In the instant case, the trial commissioner’s conclusion that the claimant was not injured as she described on March 1, 1999 was based upon the trial commissioner’s assessment of the evidence, including the credibility of the claimant, and is fully supported by the record. Specifically, the trial commissioner found that none of the claimant’s co-workers observed her fall backwards as she alleged and that she was observed having breathing problems on March 1, 1999. Moreover, the trial commissioner made numerous findings regarding the claimant’s severe asthmatic condition, including the fact that the claimant’s primary complaint at the emergency room was a breathing problem caused by her asthma condition. Additionally, the trial commissioner found that the claimant denied being a smoker, and denied to emergency room personnel that she had smoked for at least the last eighteen months, even though she was observed smoking on breaks by other employees.
The trial commissioner’s findings of fact, including the above findings, support his conclusion that the claimant was not injured in the manner alleged by her. Accordingly, we must uphold the trial commissioner’s decision. Fair, supra. Moreover, as the claimant did not file a Motion to Correct pursuant to Admin. Reg. § 31-301-4, this board is limited to the trial commissioner’s factual findings on review. Seltenreich v. Stone & Webster 15 Conn. Workers’ Comp. Rev. Op 135, 136, 2196 CRB-3-94-10 (Jan. 17, 1996).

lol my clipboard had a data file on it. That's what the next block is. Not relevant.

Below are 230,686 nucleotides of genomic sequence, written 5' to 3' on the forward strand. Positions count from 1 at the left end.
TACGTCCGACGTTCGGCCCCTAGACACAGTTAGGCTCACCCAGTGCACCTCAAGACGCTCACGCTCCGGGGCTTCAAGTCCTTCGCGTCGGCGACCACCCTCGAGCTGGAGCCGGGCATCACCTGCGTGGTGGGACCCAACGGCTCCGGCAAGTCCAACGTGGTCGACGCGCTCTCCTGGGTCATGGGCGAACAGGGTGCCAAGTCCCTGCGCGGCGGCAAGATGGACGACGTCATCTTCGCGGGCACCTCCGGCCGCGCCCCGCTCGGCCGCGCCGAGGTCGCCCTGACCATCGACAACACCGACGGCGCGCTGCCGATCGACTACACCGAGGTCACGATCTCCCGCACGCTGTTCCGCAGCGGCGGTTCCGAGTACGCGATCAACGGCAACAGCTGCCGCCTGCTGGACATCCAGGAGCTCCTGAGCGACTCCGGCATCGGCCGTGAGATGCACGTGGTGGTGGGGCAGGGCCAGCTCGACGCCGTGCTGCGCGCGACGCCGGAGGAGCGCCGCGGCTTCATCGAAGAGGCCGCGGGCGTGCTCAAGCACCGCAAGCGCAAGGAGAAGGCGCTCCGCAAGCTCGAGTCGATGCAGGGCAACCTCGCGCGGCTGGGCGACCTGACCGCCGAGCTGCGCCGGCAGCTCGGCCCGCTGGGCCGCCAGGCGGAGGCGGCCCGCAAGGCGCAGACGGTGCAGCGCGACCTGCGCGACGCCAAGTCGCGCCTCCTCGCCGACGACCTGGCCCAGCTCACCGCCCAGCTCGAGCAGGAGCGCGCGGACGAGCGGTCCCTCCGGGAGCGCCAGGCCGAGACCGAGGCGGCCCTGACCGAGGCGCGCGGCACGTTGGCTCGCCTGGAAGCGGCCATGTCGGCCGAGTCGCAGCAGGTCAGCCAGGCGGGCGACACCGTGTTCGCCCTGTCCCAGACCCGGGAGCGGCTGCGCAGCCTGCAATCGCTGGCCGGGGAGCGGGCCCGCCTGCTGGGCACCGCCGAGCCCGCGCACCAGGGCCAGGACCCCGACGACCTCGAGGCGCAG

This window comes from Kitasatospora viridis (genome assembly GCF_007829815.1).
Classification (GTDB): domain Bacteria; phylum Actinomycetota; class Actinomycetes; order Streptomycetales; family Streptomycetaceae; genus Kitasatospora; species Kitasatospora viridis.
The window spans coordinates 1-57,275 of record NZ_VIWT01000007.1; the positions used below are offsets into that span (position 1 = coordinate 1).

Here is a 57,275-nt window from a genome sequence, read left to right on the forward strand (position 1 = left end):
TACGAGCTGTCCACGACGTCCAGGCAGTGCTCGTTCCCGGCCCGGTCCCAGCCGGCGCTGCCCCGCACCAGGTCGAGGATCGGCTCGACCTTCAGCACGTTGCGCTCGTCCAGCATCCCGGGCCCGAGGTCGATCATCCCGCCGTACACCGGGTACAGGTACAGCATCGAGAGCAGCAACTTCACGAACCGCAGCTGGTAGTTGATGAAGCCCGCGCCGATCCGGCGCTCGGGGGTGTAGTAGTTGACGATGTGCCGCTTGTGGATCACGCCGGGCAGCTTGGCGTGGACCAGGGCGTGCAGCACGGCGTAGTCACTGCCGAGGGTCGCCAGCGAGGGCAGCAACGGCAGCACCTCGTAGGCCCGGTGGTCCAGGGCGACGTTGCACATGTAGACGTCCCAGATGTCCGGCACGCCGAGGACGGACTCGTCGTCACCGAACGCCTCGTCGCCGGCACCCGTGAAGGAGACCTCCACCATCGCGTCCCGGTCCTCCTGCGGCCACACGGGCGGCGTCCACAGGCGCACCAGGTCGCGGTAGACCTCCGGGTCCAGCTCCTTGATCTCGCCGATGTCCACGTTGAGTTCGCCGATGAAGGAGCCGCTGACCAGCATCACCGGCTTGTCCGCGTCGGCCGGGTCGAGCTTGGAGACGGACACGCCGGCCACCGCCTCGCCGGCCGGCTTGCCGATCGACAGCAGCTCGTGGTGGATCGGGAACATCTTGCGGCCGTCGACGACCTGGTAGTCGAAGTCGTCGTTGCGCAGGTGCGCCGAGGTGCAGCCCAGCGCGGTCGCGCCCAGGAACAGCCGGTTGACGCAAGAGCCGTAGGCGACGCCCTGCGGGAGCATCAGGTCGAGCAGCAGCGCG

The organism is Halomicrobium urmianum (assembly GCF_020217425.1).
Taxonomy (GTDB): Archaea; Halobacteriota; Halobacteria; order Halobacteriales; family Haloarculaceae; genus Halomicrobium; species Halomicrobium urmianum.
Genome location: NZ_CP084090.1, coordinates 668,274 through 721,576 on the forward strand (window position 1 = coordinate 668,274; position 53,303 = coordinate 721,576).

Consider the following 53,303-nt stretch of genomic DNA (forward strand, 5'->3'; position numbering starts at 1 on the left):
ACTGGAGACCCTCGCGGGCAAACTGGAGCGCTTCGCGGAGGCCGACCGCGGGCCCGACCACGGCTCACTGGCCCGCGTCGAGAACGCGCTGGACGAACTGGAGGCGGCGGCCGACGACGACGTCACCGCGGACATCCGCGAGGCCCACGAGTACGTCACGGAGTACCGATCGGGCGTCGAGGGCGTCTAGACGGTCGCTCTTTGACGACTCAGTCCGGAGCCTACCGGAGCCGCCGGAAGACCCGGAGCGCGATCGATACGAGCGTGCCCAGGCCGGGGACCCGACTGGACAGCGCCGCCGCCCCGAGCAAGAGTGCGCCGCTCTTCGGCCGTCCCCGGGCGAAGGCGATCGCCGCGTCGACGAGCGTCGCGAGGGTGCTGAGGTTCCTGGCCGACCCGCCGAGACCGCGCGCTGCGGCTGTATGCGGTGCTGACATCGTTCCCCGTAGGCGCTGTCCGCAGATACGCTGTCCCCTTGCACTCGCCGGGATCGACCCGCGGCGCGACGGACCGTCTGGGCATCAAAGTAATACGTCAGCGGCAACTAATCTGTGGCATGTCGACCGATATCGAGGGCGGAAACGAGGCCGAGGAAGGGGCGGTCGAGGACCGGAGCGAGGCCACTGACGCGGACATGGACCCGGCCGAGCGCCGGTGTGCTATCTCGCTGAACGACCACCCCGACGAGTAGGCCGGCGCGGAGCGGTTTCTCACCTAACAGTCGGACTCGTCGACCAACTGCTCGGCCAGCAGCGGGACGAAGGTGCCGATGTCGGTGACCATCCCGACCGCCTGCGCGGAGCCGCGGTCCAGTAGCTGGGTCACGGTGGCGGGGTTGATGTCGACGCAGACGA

Finally, we will address the claimant’s Motion to Submit Additional Evidence, in which the claimant seeks to present various medical reports, some of which are dated prior to the close of the formal hearing and some of which are dated subsequent to the close of the formal hearing. This board has “repeatedly held that it is the claimant’s burden to recognize and resolve any inconsistencies in the evidence at the formal hearing, whether or not those discrepancies seemed significant to the claimant at the time of the hearing.” Liano v. Bridgeport, 3199 CRB-4-95-10 (March 25, 1997), citing Holle v. The William Backus Hospital, 14 Conn. Workers’ Comp. Rev. Op. 166, 169, 2039 CRB-2-94-4 (May 10, 1995); Lesczynski v. New Britain Memorial Hospital, 10 Conn. Workers Comp. Rev. Op. 205, 208-9, 1289 CRD-6-91-9 (Dec. 2, 1992).
In the instant case, the claimant has failed to offer any reason for presenting evidence after the formal hearing had been closed. See Lesczynski, supra. Moreover, the claimant offers no indication that the evidence which she seeks to present is really new or that it was undiscoverable with due diligence at the time of the original hearings. Id., see also Murdock v. Squires, 6 Conn. Workers’ Comp. Rev. Op. 64, 66, 550 CRD-7-87 (Dec. 1, 1988). Indeed, the claimant alleges that these reports “add additional credence to the Claimant’s complaint” and as such, appear to be merely cumulative, as the record already contains medical reports which support the claimant’s claim. See Pallotto v. Blakeslee Prestress, Inc., 3651 CRB-3-97-7 (July 17, 1998). We thus conclude that the claimant has failed to satisfy the requirements of Conn. Agencies Reg. § 31-301-9.
The decision of the trial commissioner is affirmed.
Commissioners George A. Waldron and Ernie R. Walker concur.